Koreans have that fermented red stuff nearly everyday, and when tasting some it is easy to see why. It’s sugar, salt, and spice soaked into one big, addicting cabbage. A popular Korean saying states that “a man can live without a wife, but not without kimchi.” When the price of kimchi and kimchi ingredients spiked in 2010 due to shortened harvest times, it was considered a “national tragedy” by Korean newspapers.
When you decide to eat something, and think about what you want to eat specifically, you imagine the tastes of different foods and how they would go together. Kimchi stands out with its unique flavour and ability to go with everything.
So what exactly is kimchi? Well, it is a very diverse traditional dish– the Kimchi Field Museum in Soeul documents 187 historic and modern varieties of it. Every Korean region and family has their own kimchi recipe and distinct taste. However, kimchi in general is made with a few main ingredients and procedures. First, Napa Cabbage or radish is seasoned and fermented for about 3 weeks in a marinade of salt, a special Korean chilli powder, sugar, and possibly fish sauce, shrimp, onions, or garlic. It is then stored in a jar or in a large refrigerator specially reserved for kimchi.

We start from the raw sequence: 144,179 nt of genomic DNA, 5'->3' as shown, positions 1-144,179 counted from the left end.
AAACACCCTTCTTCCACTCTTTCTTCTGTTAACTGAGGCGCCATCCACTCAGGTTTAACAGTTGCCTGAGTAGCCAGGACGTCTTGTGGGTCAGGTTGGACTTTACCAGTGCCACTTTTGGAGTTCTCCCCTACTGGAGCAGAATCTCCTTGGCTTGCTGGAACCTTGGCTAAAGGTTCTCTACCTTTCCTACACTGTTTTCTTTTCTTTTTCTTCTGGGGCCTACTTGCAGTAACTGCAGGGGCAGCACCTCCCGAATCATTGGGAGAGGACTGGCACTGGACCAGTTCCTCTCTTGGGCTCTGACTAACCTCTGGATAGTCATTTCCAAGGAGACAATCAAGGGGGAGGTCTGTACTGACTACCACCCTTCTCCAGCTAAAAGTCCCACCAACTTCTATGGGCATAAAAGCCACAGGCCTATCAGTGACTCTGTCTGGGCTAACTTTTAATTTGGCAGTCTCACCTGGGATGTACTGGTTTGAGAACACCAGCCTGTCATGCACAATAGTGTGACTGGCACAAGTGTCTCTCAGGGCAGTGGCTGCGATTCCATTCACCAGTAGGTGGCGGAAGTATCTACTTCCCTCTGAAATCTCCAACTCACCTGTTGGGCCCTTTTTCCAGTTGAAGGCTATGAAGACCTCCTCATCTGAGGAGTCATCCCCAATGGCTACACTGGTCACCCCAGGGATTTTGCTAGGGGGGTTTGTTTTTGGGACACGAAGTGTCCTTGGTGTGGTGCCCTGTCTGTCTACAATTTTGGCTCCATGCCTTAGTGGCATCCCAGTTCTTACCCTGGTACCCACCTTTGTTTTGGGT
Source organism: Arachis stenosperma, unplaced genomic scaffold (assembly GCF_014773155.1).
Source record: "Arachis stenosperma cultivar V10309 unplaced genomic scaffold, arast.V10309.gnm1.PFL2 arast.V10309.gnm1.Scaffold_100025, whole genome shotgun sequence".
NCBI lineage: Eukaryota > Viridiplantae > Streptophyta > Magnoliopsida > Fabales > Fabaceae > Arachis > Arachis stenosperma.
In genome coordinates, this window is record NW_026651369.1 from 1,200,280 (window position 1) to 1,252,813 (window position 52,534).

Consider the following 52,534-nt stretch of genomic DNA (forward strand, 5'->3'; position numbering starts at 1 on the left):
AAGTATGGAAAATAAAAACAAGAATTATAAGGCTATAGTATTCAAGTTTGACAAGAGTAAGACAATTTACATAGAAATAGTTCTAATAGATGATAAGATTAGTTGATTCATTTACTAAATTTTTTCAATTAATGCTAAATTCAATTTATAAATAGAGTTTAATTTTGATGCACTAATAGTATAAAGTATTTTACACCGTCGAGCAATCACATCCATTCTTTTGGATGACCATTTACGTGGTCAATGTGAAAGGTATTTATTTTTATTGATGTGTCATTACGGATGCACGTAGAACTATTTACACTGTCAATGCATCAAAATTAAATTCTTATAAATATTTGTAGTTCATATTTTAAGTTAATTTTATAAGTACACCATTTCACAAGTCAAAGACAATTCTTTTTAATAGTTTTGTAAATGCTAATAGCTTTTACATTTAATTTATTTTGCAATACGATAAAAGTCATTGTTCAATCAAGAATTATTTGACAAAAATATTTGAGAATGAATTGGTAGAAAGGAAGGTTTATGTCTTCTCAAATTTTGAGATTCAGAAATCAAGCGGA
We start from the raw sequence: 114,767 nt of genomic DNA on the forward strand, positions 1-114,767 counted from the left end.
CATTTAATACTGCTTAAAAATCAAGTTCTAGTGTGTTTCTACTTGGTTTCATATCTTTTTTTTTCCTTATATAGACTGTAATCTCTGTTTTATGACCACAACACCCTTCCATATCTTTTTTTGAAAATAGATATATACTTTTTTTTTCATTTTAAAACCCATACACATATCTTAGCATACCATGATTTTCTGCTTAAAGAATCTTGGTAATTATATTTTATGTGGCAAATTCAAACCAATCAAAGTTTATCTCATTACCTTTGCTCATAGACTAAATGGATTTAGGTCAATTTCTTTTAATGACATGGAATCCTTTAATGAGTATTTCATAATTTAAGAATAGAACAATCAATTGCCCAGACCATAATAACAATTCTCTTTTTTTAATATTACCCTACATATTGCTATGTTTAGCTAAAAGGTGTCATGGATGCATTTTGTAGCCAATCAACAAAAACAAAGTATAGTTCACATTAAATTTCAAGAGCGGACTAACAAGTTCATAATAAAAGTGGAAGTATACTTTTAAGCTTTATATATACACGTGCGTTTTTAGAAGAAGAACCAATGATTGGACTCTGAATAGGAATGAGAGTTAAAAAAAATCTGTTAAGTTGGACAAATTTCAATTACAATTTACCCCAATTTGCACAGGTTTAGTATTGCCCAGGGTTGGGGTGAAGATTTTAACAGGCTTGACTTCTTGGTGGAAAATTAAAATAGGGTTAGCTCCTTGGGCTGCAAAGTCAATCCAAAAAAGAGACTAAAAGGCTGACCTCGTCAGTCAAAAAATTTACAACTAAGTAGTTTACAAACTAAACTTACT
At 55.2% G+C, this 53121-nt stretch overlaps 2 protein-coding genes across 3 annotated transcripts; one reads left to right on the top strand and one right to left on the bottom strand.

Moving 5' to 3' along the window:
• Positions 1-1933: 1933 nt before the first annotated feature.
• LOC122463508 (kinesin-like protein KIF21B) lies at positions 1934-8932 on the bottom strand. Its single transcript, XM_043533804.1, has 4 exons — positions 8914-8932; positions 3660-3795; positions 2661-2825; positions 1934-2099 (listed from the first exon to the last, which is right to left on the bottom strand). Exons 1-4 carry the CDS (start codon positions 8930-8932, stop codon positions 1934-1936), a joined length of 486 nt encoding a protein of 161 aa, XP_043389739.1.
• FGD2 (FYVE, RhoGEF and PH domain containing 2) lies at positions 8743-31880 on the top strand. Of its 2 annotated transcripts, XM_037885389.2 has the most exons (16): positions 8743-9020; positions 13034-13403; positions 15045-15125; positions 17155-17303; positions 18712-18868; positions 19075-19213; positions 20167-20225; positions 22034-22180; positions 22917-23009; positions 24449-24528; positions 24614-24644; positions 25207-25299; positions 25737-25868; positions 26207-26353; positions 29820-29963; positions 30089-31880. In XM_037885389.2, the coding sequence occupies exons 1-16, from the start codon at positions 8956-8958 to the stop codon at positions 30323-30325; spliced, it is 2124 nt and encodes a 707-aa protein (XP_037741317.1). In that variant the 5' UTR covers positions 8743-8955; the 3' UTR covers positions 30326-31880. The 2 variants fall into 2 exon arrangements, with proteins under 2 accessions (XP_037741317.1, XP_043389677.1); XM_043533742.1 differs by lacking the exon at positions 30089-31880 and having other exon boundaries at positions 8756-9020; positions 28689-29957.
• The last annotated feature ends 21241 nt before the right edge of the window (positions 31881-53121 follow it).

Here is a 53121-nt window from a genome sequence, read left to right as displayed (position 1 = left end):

Kimchi can be used for a variety of purposes, such as a side dish, a stew, a soup, in fried rice, or just simply to admire its rich red colour and smooth texture in awe.
My best friend is Korean, and he’s the one who first introduced me to this wonderful food. Thanks to him, my mom has started making our own kimchi! Our kind neighbours are Korean also, and recently they gave us a jarful of it. We’re not sure what to give back though– fried rice? Dumplings? Congee?
If you are interested in making your own kimchi check out this website: http://gastronomyblog.com/2010/11/13/how-to-make-kimchi/.
So whenever you’re hungry, and have that craving for a unique, exciting flavour, try kimchi, a dish that has been loved by Koreans and people around the world for centuries. It’ll make you smile too!